Sunday, 2 July 2017

Tomato update

I don't yet have any ripe tomatoes to show off, but I felt the need to record the state of play - if only for the sake of year-on-year comparison in the future.

Despite some early signs of the old weedkiller contamination in their compost, the tomato plants have done well so far, and have mostly grown big and strong. As long as the blight stays away, I can look forward to a good harvest. I suspect that blight WILL appear at some stage, so (as always) it is a race against time.

The first variety to produce ripe fruit will almost certainly be Maskotka. I have six plants of this one, and they are covered in fruits, with more forming every day.


Another early one will be Losetto, a variety that is alleged to have strong blight-resistance so therefore very welcome in my garden. It doesn't seem to be quite as vigorous as Maskotka, but it certainly has no shortage of fruits.


Also in the cherry-tomato category, I have Sweet Aperitif, a red one, and Sungold, a golden-yellow one.

Sweet Aperitif


The medium-sized varieties are represented by Ailsa Craig, Ferline and the bush-type Grushkova

Ailsa Craig



The big beefsteak varieties are always the slowest to develop and set fruit, making them very vulnerable to blight, which is a big pity since I think they are often the best in terms of flavour and character.

This is the craggy Costoluto Fiorentino, already sporting a clutch of its characteristically deeply-ribbed fruits. So far only this one truss has set, but hopefully more will follow.

Costoluto Fiorentino

Fishlake Oxheart has only just begun setting fruit. It has an enormous number of flowers, and I think I will have to prune most of them off in order to make the plant concentrate on ripening just a few fruits. I have tried growing this variety twice before, but never managed to get any ripe fruit before the plant succumbed to blight. Maybe this year it will be "Third time lucky"?

Fishlake Oxheart

In the beefsteak or Very Large category I also have Cherokee Purple (purple), Vintage Wine (red), and Ananas (orange/yellow), but none of these have any fruits yet.

The last one I want to show off today is Marmande, a well-known traditional variety. For me this is the archetypical Mediterranean tomato - big, rugged and flavourful.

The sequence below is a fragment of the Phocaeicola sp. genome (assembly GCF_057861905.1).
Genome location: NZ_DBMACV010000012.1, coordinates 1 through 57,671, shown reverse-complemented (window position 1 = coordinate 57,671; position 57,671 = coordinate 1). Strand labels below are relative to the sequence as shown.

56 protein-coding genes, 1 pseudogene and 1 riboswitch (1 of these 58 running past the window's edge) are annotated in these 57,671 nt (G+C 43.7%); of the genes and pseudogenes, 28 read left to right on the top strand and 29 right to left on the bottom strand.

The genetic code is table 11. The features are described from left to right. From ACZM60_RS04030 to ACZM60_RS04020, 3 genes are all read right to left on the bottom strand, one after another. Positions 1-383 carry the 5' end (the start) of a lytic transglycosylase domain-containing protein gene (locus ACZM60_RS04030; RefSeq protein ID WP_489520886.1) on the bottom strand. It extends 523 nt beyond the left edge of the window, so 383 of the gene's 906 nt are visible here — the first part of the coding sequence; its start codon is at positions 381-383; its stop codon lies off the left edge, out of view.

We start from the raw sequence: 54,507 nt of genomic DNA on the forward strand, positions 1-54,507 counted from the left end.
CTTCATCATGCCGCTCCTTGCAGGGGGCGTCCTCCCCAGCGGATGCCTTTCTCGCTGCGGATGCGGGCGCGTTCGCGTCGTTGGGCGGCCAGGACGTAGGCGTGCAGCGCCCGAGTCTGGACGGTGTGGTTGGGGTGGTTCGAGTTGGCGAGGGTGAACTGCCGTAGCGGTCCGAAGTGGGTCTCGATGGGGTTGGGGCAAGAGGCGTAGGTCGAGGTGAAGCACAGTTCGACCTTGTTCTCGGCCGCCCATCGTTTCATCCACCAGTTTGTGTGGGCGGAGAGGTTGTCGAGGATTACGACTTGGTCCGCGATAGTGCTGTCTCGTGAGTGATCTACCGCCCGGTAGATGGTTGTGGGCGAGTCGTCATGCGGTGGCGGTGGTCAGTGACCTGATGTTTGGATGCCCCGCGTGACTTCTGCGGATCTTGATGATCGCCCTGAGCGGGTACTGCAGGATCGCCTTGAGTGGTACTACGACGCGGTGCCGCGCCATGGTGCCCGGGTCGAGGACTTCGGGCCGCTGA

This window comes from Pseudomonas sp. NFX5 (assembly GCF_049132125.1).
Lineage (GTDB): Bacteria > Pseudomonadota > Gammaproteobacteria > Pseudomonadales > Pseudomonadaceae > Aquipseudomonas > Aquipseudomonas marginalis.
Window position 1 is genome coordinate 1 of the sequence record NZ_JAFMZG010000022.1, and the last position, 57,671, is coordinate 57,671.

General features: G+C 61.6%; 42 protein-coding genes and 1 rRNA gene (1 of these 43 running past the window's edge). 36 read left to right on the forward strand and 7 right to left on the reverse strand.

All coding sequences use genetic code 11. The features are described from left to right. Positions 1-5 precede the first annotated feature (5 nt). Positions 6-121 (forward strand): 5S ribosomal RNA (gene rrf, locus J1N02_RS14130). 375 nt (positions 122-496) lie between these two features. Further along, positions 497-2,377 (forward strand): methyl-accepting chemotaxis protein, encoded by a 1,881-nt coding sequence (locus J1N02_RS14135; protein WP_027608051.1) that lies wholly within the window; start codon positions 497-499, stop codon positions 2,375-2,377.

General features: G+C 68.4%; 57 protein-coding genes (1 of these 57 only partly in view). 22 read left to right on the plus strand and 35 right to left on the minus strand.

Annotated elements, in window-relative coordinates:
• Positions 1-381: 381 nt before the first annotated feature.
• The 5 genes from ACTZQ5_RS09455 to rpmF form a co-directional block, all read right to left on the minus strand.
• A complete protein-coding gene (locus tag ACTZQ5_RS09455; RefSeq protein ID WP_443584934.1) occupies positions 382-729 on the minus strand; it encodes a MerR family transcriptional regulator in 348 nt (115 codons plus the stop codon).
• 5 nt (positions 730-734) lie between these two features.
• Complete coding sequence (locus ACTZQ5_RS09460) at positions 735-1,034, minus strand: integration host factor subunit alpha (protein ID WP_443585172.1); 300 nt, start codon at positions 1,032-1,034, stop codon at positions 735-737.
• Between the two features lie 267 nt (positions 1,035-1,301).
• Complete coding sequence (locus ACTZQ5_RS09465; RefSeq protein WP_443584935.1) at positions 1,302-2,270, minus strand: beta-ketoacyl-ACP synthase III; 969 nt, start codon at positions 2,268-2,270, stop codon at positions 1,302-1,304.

I want to show you a second photo of this one, to illustrate something I do to my plants once the fruits begin to swell. I cut off quite a few of the leaves, in order to expose the fruits to more sunlight, which I believe helps them to ripen more quickly. Compare the previous photo (before) with this next one (after).


In a similar vein, I also want to mention that when my tomato plants reach the tops of their canes I pinch out their growing-points. This stops them growing any taller, and makes them put their energy into the fruit, which ripen more quickly. I generally find that by the time the plants reach this stage they have produced at least 3 trusses of fruit, sometimes 5, but more usually 4. In my opinion it is better to get a modest amount of good ripe fruit than to hold out for a bigger a crop and risk losing everything to blight.

Since I seem to have strayed onto the subject of maintenance now, I feel I should perhaps make a couple more points. Firstly, don't forget that tomato plants need a lot of water, and they need a steady supply. Plants in containers are particularly susceptible to drying out. Despite my constant efforts to keep my plants evenly hydrated, one of them (Orange Banana) has developed some Blossom End Rot, which is reckoned to be caused by inability to absorb the right amount of calcium - in turn caused by insufficient or erratic watering. Here's a photo of an affected fruit:

Orange Banana - affected by Blossom End Rot

I think it is also important to feed container-grown tomato plants, because their compost will most likely not contain enough nutrients to keep the plant going until maturity. I feed mine with "Tomorite", once a week after fruits begin to set.

Since the tomato plants are growing vigorously at present, they need tying-in to their supports every few days. The recent combination of sunshine and rain has made mine grow about an inch a day.

Tomato plant tied-in to its cane support

Last but not least, I should perhaps remind you to keep removing the sideshoots of cordon-grown (indeterminate) tomato plants, to keep them growing straight and slim, but to avoid doing this with the bush (determinate) varieties which you want to remain "bushy" like this example of Losetto: